Our virtual classrooms will typically begin and end the day with a full-class meeting, where students can greet their guide and each other, plan for the day, share highlights, and connect. Small group lessons are about 15 - 30 minutes in length and range across the subject areas, taking place throughout the morning and afternoon work periods. When not in lessons, your child will be completing follow-up work, skills practice, and big projects—either alone or collaborating remotely with peers and supported by one of their guides. You can download a sample daily schedule here.
Our Elementary Community
A Montessori distance learning option for elementary students
Students at home still need structure, connection, and an educational approach optimized for their independence and confidence. Our virtual Montessori programming brings the whole Montessori approach into your home. Connect your child with Guidepost Montessori’s world-class educators and hands-on curriculum.
We offer a full-day program, supported by parents, to meet the needs of your child. Program elements include:
A Montessori learning community. Your child will form connections with a group of peers that is deliberately mixed in age to provide a richer social experience.
A Montessori guide. Your child’s learning experience will be shaped and supported by a trained Montessori educator who offers tailored lessons, along with personalized feedback and support.
A hands-on Montessori curriculum. At the center of Montessori elementary education are learning materials that bring abstract concepts in every subject area within reach. Our virtual program offers digitized versions of many materials—but also provides physical materials for use at home, and even guidance to students in creating their own materials. Initial materials and our home setup consultation are included in the fee.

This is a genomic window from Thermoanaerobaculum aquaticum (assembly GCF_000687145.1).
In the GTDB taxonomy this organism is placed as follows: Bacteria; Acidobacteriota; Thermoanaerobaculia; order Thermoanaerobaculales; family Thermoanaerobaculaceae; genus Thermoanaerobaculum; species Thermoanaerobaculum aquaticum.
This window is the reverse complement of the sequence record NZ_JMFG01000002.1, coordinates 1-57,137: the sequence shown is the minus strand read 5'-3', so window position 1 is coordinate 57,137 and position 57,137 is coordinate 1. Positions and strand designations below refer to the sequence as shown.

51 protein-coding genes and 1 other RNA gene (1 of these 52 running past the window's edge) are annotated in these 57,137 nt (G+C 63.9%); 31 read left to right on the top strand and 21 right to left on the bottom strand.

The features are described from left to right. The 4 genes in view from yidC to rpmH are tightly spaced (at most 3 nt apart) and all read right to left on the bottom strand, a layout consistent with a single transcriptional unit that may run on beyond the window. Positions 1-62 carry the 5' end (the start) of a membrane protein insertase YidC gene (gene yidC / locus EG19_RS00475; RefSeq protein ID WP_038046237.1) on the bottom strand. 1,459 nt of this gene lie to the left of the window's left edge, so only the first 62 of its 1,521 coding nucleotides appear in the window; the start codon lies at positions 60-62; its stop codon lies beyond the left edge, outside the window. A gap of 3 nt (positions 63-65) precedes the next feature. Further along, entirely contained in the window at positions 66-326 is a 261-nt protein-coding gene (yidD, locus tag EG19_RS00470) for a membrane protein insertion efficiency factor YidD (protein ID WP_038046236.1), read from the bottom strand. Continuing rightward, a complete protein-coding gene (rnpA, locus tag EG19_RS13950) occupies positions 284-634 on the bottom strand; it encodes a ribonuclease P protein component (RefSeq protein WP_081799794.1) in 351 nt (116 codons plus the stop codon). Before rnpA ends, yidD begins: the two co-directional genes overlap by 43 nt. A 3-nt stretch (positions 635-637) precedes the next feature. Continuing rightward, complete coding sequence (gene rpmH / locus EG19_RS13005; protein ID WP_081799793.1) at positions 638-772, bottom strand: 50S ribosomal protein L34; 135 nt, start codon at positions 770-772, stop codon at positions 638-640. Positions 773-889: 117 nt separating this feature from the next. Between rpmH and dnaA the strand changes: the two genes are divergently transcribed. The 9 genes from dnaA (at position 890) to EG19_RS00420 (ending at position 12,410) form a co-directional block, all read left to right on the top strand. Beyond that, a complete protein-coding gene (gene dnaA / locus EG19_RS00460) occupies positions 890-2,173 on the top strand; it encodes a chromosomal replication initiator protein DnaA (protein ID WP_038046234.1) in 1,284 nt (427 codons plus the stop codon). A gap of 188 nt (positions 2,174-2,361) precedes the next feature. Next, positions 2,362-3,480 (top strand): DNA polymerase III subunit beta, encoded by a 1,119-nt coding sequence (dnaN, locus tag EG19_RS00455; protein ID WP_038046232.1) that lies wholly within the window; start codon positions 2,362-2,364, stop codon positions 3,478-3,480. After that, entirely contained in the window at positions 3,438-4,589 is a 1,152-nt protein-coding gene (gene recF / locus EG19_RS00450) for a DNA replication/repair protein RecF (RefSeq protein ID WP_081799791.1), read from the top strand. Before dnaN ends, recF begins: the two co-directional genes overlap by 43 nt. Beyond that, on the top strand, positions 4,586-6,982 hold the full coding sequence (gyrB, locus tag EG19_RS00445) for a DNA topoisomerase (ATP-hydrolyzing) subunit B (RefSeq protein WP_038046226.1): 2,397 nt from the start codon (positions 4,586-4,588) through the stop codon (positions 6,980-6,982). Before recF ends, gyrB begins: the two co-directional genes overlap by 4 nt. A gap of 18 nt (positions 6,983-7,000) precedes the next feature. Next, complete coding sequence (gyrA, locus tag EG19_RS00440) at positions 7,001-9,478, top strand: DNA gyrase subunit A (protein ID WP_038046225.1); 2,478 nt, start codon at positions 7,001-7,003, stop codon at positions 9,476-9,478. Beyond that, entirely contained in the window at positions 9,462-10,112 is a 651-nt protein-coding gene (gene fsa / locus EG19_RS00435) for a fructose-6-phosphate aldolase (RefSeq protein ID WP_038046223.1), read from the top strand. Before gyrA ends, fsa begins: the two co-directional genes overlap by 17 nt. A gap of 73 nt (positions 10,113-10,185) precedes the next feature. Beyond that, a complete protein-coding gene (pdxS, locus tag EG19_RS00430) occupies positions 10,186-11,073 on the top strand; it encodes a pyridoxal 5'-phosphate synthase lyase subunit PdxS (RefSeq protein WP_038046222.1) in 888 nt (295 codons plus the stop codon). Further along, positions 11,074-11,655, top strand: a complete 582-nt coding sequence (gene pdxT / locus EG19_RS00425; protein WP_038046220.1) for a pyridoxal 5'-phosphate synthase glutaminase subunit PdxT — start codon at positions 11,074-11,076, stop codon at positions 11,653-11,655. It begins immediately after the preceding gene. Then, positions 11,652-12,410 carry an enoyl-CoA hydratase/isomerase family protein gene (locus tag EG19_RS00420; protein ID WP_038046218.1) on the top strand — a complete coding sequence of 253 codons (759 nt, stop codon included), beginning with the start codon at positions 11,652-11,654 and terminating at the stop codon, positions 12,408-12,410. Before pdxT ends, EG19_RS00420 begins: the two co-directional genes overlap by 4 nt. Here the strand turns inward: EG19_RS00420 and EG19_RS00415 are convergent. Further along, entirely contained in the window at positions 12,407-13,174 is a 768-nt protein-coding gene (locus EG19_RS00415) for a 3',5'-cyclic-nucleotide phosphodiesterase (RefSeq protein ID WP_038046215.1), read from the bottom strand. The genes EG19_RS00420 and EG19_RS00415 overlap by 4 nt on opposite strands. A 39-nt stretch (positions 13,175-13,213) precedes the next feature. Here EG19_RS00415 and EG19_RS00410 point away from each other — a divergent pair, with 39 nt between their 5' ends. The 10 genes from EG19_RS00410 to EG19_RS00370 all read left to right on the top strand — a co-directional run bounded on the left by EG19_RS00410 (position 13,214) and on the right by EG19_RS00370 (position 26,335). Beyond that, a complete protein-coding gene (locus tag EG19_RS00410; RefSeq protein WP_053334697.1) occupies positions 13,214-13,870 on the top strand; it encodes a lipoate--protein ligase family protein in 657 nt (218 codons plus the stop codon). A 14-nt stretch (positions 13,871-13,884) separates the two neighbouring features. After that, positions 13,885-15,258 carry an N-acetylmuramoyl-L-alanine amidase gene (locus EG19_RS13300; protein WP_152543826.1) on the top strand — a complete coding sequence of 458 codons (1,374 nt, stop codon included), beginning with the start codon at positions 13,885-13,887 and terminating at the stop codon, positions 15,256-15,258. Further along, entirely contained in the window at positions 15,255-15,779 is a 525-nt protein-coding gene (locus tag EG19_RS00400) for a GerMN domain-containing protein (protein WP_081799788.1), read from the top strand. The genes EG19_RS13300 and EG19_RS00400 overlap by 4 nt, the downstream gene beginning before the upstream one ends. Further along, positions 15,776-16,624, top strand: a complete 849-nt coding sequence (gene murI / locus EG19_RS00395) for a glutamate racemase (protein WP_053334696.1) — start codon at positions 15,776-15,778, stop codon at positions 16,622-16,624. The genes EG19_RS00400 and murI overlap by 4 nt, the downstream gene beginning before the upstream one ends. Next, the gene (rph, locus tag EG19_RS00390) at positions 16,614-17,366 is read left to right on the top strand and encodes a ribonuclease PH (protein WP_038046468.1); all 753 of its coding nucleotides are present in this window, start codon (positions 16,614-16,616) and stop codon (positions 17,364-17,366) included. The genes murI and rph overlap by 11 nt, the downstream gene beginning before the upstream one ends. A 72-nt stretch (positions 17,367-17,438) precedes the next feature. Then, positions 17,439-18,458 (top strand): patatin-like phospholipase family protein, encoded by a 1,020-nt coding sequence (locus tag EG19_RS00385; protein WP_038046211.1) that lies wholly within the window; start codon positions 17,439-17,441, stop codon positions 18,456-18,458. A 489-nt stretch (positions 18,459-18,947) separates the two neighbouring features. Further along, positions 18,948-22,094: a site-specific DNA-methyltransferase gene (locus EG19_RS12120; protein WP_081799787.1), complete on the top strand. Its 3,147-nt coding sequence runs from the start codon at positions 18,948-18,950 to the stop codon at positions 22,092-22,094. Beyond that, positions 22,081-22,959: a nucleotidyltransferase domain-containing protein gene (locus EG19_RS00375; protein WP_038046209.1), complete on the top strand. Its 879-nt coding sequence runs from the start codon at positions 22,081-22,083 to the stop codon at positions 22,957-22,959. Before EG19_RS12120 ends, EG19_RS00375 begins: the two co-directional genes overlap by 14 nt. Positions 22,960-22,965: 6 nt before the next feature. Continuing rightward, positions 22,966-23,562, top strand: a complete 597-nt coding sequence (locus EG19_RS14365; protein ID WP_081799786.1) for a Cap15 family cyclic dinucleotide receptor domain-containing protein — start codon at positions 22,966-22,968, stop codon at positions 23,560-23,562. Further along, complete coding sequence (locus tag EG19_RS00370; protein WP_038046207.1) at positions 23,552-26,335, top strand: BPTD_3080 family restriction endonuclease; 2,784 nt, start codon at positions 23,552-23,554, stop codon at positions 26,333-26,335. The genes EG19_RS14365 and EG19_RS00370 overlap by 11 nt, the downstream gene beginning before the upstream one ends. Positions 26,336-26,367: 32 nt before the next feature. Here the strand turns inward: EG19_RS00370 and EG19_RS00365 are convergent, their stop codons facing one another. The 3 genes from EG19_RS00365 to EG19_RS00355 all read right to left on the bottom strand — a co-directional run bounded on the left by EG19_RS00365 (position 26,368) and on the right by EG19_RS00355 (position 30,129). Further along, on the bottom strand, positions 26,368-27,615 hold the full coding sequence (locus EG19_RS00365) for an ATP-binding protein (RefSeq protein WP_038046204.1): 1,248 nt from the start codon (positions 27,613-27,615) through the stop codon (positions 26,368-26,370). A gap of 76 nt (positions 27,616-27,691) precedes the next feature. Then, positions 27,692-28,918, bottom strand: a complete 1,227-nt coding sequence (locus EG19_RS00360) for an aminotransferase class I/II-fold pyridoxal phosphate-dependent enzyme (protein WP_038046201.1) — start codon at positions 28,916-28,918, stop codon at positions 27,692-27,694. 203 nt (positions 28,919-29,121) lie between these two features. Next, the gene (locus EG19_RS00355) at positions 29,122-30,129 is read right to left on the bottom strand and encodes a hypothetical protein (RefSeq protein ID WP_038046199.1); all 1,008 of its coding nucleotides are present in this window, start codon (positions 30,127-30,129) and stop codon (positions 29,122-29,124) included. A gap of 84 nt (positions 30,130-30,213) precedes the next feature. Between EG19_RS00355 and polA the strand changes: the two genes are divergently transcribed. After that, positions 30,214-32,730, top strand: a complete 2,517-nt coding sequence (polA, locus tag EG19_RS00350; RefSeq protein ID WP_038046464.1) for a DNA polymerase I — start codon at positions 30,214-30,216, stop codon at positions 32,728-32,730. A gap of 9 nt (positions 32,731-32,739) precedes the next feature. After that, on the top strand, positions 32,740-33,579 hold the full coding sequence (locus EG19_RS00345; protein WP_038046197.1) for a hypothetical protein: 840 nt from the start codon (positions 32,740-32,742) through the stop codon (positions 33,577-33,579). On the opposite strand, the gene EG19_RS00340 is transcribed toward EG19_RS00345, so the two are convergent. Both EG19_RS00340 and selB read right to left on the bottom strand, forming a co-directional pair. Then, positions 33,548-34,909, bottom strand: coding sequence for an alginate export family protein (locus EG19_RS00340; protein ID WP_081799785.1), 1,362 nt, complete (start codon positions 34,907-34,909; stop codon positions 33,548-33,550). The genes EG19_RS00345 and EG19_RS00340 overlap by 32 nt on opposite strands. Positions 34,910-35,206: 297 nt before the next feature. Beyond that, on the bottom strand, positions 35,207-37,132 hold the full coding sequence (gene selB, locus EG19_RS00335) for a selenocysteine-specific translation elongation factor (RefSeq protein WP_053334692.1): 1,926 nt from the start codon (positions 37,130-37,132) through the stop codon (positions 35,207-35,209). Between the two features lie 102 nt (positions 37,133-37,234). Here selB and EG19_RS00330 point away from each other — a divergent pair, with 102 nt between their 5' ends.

A digital learning platform. Guidepost Elementary Album allows for your child’s Montessori guide to organize your child’s learning, lesson by lesson and topic by topic, and to provide clear tracking and meaningful feedback. And it allows for your child to become increasingly independent in organizing her own work.
Personalized parenting support. Four weeks of support from a Parent Concierge to help set up your child’s learning routine and to troubleshoot challenges.
You can read more about the Montessori curriculum and pedagogy here.
Students vary in their levels of independence, tech-savviness, and learning needs, but generally, our program is designed for students to engage in regular learning activities, independent of active oversight by parents. To enable a smooth transition to the program, we recommend that parents provide support in the first week or two, particularly in helping students navigate technology (e.g., logging into the classroom, muting and unmuting, ensuring their video is on). But ongoing, real-time support needed from parents is limited.
Frequently Asked Questions
What is your daily schedule?
How much support will my child need throughout the day?
There is no magic answer to this, as a child’s ability to master new skills will vary depending on their age, experience, and motivation. Typically, your child will need more support in the first few days and weeks and will grow more independent and confident as time goes on. For the first few days, we recommend that an adult be available most of the day as your child gets familiar with new technology, systems, tools, functions of online learning, and the accountability associated with independent work time. You can support them in building persistence, concentration, and independence by being there at first, “showing” rather than “doing”, and expressing interest in their learning and their work.